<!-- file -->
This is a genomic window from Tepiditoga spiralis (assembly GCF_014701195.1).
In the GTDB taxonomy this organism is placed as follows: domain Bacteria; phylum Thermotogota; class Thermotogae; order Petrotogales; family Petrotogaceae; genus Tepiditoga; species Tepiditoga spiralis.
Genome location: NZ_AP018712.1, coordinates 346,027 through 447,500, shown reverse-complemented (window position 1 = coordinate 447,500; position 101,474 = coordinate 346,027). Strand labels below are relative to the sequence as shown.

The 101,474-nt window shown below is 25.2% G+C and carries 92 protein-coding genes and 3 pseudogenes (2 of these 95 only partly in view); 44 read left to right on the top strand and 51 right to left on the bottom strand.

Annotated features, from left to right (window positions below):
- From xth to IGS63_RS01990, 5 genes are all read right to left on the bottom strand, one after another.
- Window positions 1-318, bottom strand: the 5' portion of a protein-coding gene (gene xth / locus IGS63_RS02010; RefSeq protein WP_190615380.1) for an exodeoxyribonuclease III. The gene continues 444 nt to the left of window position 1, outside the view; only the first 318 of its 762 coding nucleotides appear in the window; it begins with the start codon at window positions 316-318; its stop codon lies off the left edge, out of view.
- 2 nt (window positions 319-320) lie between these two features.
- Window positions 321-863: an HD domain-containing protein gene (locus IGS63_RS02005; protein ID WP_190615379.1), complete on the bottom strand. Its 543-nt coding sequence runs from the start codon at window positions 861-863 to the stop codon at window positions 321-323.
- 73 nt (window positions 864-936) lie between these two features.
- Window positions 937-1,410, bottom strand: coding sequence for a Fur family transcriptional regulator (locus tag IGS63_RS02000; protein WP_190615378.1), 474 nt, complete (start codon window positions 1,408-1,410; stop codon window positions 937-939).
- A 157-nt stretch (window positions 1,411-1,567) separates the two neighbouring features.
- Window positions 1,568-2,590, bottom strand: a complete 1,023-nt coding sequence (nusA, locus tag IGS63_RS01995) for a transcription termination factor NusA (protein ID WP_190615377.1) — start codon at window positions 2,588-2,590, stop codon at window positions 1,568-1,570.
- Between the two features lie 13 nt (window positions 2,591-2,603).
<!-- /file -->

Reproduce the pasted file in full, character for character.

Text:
This is a genomic window from Tepiditoga spiralis (assembly GCF_014701195.1).
In the GTDB taxonomy this organism is placed as follows: domain Bacteria; phylum Thermotogota; class Thermotogae; order Petrotogales; family Petrotogaceae; genus Tepiditoga; species Tepiditoga spiralis.
Genome location: NZ_AP018712.1, coordinates 346,027 through 447,500, shown reverse-complemented (window position 1 = coordinate 447,500; position 101,474 = coordinate 346,027). Strand labels below are relative to the sequence as shown.

The 101,474-nt window shown below is 25.2% G+C and carries 92 protein-coding genes and 3 pseudogenes (2 of these 95 only partly in view); 44 read left to right on the top strand and 51 right to left on the bottom strand.

Annotated features, from left to right (window positions below):
- From xth to IGS63_RS01990, 5 genes are all read right to left on the bottom strand, one after another.
- Window positions 1-318, bottom strand: the 5' portion of a protein-coding gene (gene xth / locus IGS63_RS02010; RefSeq protein WP_190615380.1) for an exodeoxyribonuclease III. The gene continues 444 nt to the left of window position 1, outside the view; only the first 318 of its 762 coding nucleotides appear in the window; it begins with the start codon at window positions 316-318; its stop codon lies off the left edge, out of view.
- 2 nt (window positions 319-320) lie between these two features.
- Window positions 321-863: an HD domain-containing protein gene (locus IGS63_RS02005; protein ID WP_190615379.1), complete on the bottom strand. Its 543-nt coding sequence runs from the start codon at window positions 861-863 to the stop codon at window positions 321-323.
- 73 nt (window positions 864-936) lie between these two features.
- Window positions 937-1,410, bottom strand: coding sequence for a Fur family transcriptional regulator (locus tag IGS63_RS02000; protein WP_190615378.1), 474 nt, complete (start codon window positions 1,408-1,410; stop codon window positions 937-939).
- A 157-nt stretch (window positions 1,411-1,567) separates the two neighbouring features.
- Window positions 1,568-2,590, bottom strand: a complete 1,023-nt coding sequence (nusA, locus tag IGS63_RS01995) for a transcription termination factor NusA (protein ID WP_190615377.1) — start codon at window positions 2,588-2,590, stop codon at window positions 1,568-1,570.
- Between the two features lie 13 nt (window positions 2,591-2,603).